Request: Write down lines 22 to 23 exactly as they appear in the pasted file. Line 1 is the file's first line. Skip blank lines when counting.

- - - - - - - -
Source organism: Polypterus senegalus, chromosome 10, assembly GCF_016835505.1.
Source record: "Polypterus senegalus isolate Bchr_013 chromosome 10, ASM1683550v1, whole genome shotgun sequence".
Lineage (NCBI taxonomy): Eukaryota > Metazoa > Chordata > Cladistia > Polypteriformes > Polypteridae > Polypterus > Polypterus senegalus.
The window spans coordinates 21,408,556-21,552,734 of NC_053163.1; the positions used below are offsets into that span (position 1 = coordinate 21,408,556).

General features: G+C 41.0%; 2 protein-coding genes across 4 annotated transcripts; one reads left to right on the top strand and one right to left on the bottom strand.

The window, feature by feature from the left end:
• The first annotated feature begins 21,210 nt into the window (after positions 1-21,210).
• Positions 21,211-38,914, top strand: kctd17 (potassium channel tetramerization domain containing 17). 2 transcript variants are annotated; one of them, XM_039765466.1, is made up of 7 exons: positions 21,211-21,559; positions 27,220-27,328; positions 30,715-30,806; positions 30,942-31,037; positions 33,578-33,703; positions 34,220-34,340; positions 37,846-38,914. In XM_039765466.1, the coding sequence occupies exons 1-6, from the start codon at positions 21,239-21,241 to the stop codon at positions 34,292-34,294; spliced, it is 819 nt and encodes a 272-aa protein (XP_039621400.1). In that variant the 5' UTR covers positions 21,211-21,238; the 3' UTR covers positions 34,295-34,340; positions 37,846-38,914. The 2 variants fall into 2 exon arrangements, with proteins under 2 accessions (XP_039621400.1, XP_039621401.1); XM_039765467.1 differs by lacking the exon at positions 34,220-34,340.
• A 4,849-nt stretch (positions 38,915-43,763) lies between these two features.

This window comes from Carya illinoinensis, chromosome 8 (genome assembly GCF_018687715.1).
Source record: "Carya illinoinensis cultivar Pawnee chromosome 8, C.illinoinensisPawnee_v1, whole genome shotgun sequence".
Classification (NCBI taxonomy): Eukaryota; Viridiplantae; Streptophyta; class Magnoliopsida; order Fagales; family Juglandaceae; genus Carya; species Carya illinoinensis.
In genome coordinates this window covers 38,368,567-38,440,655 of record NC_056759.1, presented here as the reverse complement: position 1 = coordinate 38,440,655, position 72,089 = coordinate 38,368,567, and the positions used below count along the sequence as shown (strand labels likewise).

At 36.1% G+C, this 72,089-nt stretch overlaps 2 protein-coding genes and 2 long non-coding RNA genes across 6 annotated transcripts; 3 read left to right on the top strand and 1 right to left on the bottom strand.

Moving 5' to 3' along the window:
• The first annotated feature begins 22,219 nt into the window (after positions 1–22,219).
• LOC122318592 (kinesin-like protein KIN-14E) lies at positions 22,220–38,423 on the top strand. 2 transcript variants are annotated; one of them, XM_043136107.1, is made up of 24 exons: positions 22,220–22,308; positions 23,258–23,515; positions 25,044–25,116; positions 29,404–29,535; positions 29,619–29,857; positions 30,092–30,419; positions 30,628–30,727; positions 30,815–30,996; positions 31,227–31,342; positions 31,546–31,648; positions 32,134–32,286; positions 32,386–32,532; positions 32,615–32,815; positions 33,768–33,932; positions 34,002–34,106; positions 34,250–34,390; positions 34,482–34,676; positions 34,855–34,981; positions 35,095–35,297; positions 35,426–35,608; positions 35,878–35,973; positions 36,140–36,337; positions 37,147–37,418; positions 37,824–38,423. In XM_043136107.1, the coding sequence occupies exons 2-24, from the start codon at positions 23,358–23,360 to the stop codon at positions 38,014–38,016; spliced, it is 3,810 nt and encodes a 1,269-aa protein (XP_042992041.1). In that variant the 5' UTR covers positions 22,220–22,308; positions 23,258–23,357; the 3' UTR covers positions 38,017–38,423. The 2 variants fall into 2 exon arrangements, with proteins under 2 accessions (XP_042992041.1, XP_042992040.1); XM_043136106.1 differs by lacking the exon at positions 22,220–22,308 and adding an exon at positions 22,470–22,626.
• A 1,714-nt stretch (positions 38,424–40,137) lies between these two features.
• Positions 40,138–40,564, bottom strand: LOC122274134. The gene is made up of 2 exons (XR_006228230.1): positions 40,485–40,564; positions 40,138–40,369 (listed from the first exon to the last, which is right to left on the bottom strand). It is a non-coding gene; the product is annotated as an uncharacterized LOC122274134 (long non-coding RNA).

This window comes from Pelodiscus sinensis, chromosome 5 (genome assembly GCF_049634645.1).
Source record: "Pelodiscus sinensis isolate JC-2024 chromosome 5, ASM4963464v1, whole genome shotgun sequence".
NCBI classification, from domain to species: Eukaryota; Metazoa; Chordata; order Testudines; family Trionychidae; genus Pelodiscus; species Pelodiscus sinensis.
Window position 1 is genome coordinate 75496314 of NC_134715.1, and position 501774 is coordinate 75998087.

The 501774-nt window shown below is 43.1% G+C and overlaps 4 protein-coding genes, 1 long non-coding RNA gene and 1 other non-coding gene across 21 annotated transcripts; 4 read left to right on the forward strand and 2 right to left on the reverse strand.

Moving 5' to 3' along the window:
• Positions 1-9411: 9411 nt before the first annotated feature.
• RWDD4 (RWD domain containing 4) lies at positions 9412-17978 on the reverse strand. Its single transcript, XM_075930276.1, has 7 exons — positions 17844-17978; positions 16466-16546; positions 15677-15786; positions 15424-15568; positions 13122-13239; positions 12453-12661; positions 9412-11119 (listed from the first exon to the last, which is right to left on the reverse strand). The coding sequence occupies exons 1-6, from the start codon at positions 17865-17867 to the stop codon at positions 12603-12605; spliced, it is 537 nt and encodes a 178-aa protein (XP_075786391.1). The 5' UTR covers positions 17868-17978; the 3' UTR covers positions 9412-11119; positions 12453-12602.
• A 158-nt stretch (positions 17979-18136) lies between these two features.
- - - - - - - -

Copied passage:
NCBI classification, from domain to species: Eukaryota; Metazoa; Chordata; order Testudines; family Trionychidae; genus Pelodiscus; species Pelodiscus sinensis.
Window position 1 is genome coordinate 75496314 of NC_134715.1, and position 501774 is coordinate 75998087.